The adoption agency I am working with (IAC/Independent Adoption Center) has monthly support groups. I braved the rush hour traffic tonight to go to this month’s meeting which was focused on the hospital visit. I am not feeling anywhere near the point of heading to the hospital to meet my baby and his birthmom (though, as they say, you never know when fate will intervene), but I decided to go to the meeting because I’ve been feeling a little down about being in this “waiting” limbo state and I thought it might help to connect with other families. It was a smaller more intimate meeting than others I have been to but really helpful. There were two families who brought their recently adopted newborns.Both were such cuties and about Otto’s age so of course I missed Otto. There were three other people prospective adoptive parents (a couple and a half of a couple), all of whom are, like me, in waiting limbo. Most have been waiting a lot longer than I have so I felt a bit bad to be feeling restless. Some had suffered through some really difficult situations on their adoption journey and their willingness to share even these most difficult stories and feelings was touching. For all of us throwing our lots into the open adoption lottery—adoptive and wanna-be parents and birthparents alike—this is such a giant leap of faith. There are so many unknowns and no guarantees. The whole process is for the sake of this baby and the fated “match”, but we are as much committing to each other, enjoining our lives (whether to lesser or greater degree), our families, our hopes and dreams for this child. I’ll be honest and say that at times, this all feels very weighty and I’ll admit as well that this was probably more than I expected to take on when I started this process. But at the same time, despite the complexities, the unknowns, the angst and yes, even the waiting, I feel fully committed to this path and confident that it will work out . The adoption counselor kept telling us “in the end, it will all be worth it.” I believe her, even if its hard to feel that now.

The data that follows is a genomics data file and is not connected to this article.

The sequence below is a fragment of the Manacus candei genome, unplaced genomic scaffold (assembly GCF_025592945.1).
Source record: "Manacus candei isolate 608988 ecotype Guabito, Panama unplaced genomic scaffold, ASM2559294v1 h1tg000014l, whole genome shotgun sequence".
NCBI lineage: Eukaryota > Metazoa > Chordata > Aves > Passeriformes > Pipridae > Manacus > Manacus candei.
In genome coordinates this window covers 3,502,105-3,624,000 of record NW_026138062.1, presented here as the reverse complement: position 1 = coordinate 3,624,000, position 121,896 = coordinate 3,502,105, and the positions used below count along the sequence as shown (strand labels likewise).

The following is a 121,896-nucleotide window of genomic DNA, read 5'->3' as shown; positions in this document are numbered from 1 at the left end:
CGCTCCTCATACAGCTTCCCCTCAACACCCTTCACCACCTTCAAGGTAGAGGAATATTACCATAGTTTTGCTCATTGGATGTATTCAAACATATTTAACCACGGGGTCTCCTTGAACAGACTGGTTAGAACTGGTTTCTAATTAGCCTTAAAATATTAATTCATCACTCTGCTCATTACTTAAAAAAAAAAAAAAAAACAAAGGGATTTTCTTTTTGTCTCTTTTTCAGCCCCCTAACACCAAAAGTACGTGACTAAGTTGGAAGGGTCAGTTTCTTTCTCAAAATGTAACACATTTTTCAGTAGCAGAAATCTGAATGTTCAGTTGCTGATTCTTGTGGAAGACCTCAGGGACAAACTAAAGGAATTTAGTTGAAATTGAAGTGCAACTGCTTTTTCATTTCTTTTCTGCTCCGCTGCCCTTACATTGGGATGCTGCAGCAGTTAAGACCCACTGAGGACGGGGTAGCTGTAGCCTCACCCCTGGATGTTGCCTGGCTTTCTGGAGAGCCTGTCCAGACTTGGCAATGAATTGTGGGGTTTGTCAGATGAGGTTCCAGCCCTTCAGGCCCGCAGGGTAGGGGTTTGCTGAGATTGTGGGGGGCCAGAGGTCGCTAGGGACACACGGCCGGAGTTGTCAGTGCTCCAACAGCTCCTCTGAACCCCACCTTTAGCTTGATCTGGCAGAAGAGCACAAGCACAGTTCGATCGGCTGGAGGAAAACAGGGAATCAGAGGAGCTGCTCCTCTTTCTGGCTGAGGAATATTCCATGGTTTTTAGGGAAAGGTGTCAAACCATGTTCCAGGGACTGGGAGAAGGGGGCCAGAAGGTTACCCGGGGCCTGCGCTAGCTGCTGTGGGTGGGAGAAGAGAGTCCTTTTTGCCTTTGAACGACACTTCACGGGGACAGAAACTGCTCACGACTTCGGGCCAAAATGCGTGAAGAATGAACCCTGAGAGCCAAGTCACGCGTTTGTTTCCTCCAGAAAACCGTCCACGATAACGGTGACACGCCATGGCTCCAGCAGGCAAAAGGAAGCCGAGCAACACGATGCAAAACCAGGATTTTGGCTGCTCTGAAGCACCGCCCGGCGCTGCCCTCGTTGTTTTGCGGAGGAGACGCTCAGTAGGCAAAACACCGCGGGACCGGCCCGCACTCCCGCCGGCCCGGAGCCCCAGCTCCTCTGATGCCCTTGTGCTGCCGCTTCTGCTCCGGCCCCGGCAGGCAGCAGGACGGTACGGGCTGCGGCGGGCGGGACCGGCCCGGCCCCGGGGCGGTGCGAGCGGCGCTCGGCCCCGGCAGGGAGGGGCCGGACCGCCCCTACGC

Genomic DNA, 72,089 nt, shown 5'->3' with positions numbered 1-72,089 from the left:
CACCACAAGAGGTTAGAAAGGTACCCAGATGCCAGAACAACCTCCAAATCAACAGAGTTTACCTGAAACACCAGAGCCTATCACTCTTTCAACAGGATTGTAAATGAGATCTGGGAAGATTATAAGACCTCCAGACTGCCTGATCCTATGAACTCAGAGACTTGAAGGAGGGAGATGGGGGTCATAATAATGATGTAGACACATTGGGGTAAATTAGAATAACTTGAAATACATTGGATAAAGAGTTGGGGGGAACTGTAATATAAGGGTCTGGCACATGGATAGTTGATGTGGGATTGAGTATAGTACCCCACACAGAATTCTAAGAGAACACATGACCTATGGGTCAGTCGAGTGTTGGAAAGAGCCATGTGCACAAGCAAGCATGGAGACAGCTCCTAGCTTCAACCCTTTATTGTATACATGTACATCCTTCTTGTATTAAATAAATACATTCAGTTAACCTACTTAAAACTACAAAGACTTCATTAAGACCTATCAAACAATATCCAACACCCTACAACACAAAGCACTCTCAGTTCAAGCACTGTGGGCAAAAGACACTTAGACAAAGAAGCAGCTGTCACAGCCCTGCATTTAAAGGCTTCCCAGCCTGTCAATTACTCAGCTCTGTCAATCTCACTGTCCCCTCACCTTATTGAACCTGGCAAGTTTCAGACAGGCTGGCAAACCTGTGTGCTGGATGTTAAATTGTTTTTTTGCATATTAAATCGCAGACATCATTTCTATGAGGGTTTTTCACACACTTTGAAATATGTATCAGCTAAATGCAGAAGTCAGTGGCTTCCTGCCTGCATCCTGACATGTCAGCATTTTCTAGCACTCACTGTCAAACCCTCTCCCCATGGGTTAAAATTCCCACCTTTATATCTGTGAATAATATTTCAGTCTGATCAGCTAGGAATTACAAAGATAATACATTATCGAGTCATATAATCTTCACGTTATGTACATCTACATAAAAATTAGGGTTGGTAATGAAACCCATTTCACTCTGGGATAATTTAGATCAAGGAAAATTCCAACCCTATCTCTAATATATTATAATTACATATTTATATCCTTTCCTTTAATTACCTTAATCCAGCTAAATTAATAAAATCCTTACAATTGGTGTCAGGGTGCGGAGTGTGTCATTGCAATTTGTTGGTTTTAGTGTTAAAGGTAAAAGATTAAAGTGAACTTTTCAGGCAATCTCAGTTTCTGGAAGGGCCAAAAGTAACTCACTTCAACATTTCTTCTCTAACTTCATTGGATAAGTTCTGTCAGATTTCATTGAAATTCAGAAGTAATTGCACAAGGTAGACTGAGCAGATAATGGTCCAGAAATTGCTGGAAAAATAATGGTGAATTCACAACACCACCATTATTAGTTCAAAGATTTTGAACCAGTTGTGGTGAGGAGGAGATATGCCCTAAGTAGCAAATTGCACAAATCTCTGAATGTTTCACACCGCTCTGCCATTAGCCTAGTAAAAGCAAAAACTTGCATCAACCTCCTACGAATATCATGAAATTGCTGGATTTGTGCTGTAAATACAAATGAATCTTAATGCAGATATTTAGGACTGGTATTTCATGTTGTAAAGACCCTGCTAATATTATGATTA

“You don’t choose your family. They are God’s gift to you, as you are to them.”
Today is my Dad’s birthday. He would have been 87 today. My Dad would have loved being an Opa. He was unfailingly proud of his kids, but I think always a little disappointed at not having grandkids. My Dad didn’t have an easy life but he also knew he had a very lucky life in many ways. He was born just before WWII and spent the first half of his life in Germany, during a difficult period of history, his family and home destroyed by war and the aftermath. He moved our family to the US when I was five, drawn by a better life in a country he has always admired, and started over again in his early forties. He always said his family, and especially we three kids, were the most important thing he ever did. My Dad believed strongly in social justice, fairness, helping others and lived by a strong moral compass. He instilled that same sense of right and wrong in his kids and I know I owe my own sense of fairness and justice to him. My persistence and stubborn streak I get from him as well. He was headstrong and believed strongly in what he believed in, even in the face of seeming to a little “out there” at times. He was a computer nerd before computer nerds were cool. He was not shy to write letters to the editor protesting whatever the latest world or local injustice might be and what teenage daughter in a small town wants that type of attention. He was not definitely not your typical Dad in many ways, but I couldn’t imagine a better father and I miss him very much. Happy birthday, Daddy. I love you very much!